Setting aside the tablets clearly destined for the close-out bin, only three other tablets were highlighted in the article I’m talking about: the Viewsonic gTablet, and two tablet models in the Archos G9 line.
Photo Credit – Engadget
Including the Viewsonic gTablet is bizarre. It was released 15 months ago. Wouldn’t the Amazon Kindle Fire have been a timely choice?
Well as it happens, the same publication recently reviewed — and recommended — the Kindle Fire for its virtues as a tablet. Yet a close inspection shows the Kindle Fire suffers from many of the same shortcomings – no Android Market, no Google Apps, no Bluetooth, no HDMI — that this article cites more than a dozen times as reasons to condemn the other tablets.
So how did the Amazon Fire escape the terrible judgment that befell the $89 Coby Kyros?
The Viewsonic gTablet’s selection was doubly odd, because most of its users love the thing. True, the gTablet debuted with system software so lousy that several major retailers pulled it off the shelves almost immediately.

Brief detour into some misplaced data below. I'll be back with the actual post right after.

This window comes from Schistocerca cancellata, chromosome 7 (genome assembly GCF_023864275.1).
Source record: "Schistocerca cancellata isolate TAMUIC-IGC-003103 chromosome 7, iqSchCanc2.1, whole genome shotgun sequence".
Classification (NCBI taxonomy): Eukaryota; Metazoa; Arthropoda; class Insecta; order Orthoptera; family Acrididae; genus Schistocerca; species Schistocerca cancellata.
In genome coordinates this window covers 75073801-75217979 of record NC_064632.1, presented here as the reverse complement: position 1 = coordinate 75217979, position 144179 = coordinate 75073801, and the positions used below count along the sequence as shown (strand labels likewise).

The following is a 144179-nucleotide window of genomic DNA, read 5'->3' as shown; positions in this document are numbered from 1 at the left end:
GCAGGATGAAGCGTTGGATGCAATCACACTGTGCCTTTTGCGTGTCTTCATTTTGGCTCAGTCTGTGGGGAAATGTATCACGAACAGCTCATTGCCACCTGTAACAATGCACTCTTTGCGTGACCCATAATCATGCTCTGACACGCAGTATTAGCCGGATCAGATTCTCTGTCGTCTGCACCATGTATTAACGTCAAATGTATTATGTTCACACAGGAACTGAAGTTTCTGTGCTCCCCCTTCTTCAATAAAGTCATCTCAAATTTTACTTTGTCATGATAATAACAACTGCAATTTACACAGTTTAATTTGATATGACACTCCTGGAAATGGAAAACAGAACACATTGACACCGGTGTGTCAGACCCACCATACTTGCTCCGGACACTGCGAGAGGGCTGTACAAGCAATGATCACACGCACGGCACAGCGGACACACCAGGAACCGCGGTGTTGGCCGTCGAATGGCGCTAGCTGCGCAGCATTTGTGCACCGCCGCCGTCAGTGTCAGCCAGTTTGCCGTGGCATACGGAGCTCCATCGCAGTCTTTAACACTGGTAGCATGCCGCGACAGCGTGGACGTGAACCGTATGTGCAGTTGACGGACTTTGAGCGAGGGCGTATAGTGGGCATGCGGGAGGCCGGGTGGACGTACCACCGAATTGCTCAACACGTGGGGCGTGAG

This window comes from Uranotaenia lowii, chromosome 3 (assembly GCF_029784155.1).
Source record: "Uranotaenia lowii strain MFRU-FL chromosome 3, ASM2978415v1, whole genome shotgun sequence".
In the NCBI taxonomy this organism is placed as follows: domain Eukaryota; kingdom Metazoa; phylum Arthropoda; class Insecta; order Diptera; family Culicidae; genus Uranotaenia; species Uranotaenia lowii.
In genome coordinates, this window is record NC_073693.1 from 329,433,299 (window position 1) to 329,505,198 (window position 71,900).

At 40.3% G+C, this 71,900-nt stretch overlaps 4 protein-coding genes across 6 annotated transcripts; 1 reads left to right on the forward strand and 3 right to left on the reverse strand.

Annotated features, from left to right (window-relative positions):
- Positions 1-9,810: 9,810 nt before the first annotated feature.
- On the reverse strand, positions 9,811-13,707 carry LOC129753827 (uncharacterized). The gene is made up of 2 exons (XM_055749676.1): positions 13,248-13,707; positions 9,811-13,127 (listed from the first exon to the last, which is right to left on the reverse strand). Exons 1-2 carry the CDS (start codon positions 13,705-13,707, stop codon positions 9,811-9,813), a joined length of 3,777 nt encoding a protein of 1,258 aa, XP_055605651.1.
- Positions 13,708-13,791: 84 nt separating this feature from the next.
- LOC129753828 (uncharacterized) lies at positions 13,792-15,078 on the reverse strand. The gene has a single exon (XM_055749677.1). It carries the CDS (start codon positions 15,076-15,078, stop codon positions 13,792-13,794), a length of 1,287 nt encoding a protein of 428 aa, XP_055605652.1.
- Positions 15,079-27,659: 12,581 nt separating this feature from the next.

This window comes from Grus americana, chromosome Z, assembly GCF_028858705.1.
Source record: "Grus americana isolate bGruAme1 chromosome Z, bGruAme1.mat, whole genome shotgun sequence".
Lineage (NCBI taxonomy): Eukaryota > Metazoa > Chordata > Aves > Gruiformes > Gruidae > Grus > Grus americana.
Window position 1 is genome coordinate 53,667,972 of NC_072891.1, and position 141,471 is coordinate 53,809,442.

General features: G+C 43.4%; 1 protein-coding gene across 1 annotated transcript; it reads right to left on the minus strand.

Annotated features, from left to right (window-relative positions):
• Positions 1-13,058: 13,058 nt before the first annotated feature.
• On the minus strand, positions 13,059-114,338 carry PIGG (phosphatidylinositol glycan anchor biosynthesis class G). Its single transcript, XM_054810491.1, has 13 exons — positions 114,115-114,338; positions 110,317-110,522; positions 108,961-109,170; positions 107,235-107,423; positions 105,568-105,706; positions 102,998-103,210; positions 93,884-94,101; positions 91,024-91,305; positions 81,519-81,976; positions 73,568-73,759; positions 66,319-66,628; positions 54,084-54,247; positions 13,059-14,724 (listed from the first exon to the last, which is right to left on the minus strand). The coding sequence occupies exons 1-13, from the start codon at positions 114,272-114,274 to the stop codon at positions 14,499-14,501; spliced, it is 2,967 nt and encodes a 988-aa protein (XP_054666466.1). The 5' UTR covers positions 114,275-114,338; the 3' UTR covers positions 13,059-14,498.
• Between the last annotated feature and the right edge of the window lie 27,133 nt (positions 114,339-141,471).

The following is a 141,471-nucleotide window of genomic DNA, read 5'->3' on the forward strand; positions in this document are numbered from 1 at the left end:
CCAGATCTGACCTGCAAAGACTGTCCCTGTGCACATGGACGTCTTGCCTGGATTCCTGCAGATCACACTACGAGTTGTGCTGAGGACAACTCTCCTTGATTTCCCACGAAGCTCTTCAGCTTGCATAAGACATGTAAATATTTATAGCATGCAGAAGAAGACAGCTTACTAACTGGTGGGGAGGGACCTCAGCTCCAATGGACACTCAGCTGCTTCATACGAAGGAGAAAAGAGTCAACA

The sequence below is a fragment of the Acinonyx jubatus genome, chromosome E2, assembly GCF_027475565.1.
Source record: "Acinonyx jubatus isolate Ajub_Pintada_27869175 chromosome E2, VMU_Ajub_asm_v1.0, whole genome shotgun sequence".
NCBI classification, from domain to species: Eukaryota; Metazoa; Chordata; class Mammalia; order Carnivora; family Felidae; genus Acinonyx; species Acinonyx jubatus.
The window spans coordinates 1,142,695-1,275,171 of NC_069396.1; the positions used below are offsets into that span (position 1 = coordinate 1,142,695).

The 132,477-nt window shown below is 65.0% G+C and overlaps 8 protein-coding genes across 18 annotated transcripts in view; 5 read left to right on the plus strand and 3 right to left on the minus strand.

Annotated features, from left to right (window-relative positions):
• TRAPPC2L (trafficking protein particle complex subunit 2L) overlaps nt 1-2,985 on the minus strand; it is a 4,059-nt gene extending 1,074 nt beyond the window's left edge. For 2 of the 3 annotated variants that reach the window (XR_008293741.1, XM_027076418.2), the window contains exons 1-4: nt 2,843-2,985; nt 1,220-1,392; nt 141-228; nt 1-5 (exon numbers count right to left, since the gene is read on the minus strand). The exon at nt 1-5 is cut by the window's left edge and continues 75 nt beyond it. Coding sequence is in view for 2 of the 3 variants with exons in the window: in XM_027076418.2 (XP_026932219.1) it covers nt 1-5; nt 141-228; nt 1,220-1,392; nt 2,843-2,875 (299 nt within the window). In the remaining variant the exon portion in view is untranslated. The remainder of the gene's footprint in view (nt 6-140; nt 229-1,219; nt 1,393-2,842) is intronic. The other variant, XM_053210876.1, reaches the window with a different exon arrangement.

The gTablet likely would have died right there if the Android hacking community hadn’t discovered that it had both great hardware specs and a wide-open platform for development.
They have since produced an endless progression of custom kernels and ROMS for the gTablet, including the latest version of Cyanogen 7.x for the Android Honeycomb, and even Android 4.X Ice Cream Sandwich (ICS) builds.
Their efforts keep the gTablet selling briskly — it’s got a growing following that even a moderately knowledgeable reviewer couldn’t miss. But look around, and you see that this and other tech sites are damning that gTablet based on its flawed, original software.
That’s lazy reviewing.
Photo Credit — VentureBeat